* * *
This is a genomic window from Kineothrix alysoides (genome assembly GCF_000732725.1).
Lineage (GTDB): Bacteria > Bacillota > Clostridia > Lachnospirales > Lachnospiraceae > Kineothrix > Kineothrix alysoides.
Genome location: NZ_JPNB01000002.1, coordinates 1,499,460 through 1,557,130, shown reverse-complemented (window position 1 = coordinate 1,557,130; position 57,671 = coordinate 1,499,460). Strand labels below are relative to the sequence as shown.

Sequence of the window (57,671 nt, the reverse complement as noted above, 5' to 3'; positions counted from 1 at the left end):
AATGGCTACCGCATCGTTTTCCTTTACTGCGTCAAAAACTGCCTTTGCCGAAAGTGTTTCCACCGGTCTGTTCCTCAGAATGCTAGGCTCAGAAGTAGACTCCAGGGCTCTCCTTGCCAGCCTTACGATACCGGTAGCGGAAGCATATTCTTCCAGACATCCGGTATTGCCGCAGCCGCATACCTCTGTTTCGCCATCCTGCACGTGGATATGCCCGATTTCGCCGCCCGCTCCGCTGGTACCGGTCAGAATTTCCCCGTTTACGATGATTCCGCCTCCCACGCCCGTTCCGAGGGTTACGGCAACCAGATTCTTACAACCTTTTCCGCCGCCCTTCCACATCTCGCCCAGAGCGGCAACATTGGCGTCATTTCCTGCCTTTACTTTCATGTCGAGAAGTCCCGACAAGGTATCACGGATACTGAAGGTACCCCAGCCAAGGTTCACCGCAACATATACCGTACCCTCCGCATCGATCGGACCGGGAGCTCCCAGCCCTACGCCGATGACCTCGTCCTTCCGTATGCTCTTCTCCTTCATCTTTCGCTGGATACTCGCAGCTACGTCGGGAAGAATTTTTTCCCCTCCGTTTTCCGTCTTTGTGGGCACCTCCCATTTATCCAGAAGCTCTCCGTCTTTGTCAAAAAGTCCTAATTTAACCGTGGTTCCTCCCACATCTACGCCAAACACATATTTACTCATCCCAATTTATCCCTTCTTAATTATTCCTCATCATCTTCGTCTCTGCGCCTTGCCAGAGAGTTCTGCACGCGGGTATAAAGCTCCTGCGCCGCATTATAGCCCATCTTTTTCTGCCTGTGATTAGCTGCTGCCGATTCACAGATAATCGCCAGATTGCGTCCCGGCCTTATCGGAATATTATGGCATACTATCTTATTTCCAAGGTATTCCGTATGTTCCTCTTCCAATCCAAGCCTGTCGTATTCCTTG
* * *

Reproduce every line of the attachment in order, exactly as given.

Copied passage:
This is a genomic window from Kineothrix alysoides (genome assembly GCF_000732725.1).
Lineage (GTDB): Bacteria > Bacillota > Clostridia > Lachnospirales > Lachnospiraceae > Kineothrix > Kineothrix alysoides.
Genome location: NZ_JPNB01000002.1, coordinates 1,499,460 through 1,557,130, shown reverse-complemented (window position 1 = coordinate 1,557,130; position 57,671 = coordinate 1,499,460). Strand labels below are relative to the sequence as shown.

Sequence of the window (57,671 nt, the reverse complement as noted above, 5' to 3'; positions counted from 1 at the left end):
AATGGCTACCGCATCGTTTTCCTTTACTGCGTCAAAAACTGCCTTTGCCGAAAGTGTTTCCACCGGTCTGTTCCTCAGAATGCTAGGCTCAGAAGTAGACTCCAGGGCTCTCCTTGCCAGCCTTACGATACCGGTAGCGGAAGCATATTCTTCCAGACATCCGGTATTGCCGCAGCCGCATACCTCTGTTTCGCCATCCTGCACGTGGATATGCCCGATTTCGCCGCCCGCTCCGCTGGTACCGGTCAGAATTTCCCCGTTTACGATGATTCCGCCTCCCACGCCCGTTCCGAGGGTTACGGCAACCAGATTCTTACAACCTTTTCCGCCGCCCTTCCACATCTCGCCCAGAGCGGCAACATTGGCGTCATTTCCTGCCTTTACTTTCATGTCGAGAAGTCCCGACAAGGTATCACGGATACTGAAGGTACCCCAGCCAAGGTTCACCGCAACATATACCGTACCCTCCGCATCGATCGGACCGGGAGCTCCCAGCCCTACGCCGATGACCTCGTCCTTCCGTATGCTCTTCTCCTTCATCTTTCGCTGGATACTCGCAGCTACGTCGGGAAGAATTTTTTCCCCTCCGTTTTCCGTCTTTGTGGGCACCTCCCATTTATCCAGAAGCTCTCCGTCTTTGTCAAAAAGTCCTAATTTAACCGTGGTTCCTCCCACATCTACGCCAAACACATATTTACTCATCCCAATTTATCCCTTCTTAATTATTCCTCATCATCTTCGTCTCTGCGCCTTGCCAGAGAGTTCTGCACGCGGGTATAAAGCTCCTGCGCCGCATTATAGCCCATCTTTTTCTGCCTGTGATTAGCTGCTGCCGATTCACAGATAATCGCCAGATTGCGTCCCGGCCTTATCGGAATATTATGGCATACTATCTTATTTCCAAGGTATTCCGTATGTTCCTCTTCCAATCCAAGCCTGTCGTATTCCTTG